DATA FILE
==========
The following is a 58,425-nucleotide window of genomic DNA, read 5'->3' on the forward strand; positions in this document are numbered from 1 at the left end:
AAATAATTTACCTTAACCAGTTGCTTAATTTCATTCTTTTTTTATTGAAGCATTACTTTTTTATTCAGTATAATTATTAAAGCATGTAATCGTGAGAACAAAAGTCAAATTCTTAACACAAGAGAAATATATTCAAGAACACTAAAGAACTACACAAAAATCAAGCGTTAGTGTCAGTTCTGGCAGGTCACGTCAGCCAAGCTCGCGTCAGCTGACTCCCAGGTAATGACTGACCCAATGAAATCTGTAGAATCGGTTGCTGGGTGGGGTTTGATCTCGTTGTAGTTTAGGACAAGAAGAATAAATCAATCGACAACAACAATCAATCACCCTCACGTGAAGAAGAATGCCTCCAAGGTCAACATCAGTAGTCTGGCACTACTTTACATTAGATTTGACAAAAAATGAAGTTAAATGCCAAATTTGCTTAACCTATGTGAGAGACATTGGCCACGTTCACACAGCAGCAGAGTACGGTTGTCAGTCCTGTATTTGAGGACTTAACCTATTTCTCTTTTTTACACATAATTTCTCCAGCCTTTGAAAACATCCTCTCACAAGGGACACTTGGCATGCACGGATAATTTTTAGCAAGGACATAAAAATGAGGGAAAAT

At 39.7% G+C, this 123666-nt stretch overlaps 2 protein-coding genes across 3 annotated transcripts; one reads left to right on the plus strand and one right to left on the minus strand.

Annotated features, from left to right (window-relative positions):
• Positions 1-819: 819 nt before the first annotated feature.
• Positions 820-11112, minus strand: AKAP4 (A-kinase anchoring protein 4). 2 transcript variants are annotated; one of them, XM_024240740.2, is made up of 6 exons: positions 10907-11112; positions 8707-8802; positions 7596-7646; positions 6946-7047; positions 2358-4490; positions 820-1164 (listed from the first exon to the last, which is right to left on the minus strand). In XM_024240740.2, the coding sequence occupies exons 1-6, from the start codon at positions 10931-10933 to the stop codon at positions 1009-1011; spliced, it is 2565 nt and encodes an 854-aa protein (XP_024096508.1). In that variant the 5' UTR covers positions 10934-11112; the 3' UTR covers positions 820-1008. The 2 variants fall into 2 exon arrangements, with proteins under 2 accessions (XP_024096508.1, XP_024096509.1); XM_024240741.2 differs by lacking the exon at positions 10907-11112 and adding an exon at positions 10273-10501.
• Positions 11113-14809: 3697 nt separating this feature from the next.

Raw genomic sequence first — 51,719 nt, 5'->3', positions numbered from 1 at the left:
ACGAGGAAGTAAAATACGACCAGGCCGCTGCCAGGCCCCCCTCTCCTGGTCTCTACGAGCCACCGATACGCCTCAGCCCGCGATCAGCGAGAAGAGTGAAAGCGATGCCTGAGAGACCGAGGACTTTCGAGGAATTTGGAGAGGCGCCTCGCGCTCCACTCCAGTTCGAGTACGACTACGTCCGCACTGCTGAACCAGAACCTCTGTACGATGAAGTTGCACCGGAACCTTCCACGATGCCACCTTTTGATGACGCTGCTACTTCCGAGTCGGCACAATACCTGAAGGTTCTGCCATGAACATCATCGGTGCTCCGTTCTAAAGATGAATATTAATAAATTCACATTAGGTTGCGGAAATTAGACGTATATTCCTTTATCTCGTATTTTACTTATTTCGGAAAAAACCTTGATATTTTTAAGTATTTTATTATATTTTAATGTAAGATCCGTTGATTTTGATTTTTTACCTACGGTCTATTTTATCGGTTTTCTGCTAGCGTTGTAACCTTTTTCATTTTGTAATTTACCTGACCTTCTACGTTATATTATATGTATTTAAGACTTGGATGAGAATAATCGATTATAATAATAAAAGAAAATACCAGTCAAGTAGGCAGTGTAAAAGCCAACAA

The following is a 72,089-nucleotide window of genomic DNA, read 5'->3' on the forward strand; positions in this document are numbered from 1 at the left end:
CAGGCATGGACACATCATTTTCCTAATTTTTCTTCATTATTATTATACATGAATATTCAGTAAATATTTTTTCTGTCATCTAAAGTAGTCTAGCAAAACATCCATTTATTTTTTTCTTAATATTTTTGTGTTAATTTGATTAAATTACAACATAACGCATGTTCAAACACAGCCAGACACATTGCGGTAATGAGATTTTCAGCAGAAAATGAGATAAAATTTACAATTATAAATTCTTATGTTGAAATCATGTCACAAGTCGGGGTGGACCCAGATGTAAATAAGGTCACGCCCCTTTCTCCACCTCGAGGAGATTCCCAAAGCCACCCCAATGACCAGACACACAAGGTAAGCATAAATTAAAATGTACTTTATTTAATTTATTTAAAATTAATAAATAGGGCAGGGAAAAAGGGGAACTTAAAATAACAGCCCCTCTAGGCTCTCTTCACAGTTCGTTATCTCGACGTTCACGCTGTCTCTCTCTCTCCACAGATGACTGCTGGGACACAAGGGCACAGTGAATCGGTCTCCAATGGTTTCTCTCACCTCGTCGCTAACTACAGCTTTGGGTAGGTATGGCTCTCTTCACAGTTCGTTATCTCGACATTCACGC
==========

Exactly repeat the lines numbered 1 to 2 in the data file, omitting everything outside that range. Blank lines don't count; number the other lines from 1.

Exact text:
The following is a 58,425-nucleotide window of genomic DNA, read 5'->3' on the forward strand; positions in this document are numbered from 1 at the left end:
AAATAATTTACCTTAACCAGTTGCTTAATTTCATTCTTTTTTTATTGAAGCATTACTTTTTTATTCAGTATAATTATTAAAGCATGTAATCGTGAGAACAAAAGTCAAATTCTTAACACAAGAGAAATATATTCAAGAACACTAAAGAACTACACAAAAATCAAGCGTTAGTGTCAGTTCTGGCAGGTCACGTCAGCCAAGCTCGCGTCAGCTGACTCCCAGGTAATGACTGACCCAATGAAATCTGTAGAATCGGTTGCTGGGTGGGGTTTGATCTCGTTGTAGTTTAGGACAAGAAGAATAAATCAATCGACAACAACAATCAATCACCCTCACGTGAAGAAGAATGCCTCCAAGGTCAACATCAGTAGTCTGGCACTACTTTACATTAGATTTGACAAAAAATGAAGTTAAATGCCAAATTTGCTTAACCTATGTGAGAGACATTGGCCACGTTCACACAGCAGCAGAGTACGGTTGTCAGTCCTGTATTTGAGGACTTAACCTATTTCTCTTTTTTACACATAATTTCTCCAGCCTTTGAAAACATCCTCTCACAAGGGACACTTGGCATGCACGGATAATTTTTAGCAAGGACATAAAAATGAGGGAAAAT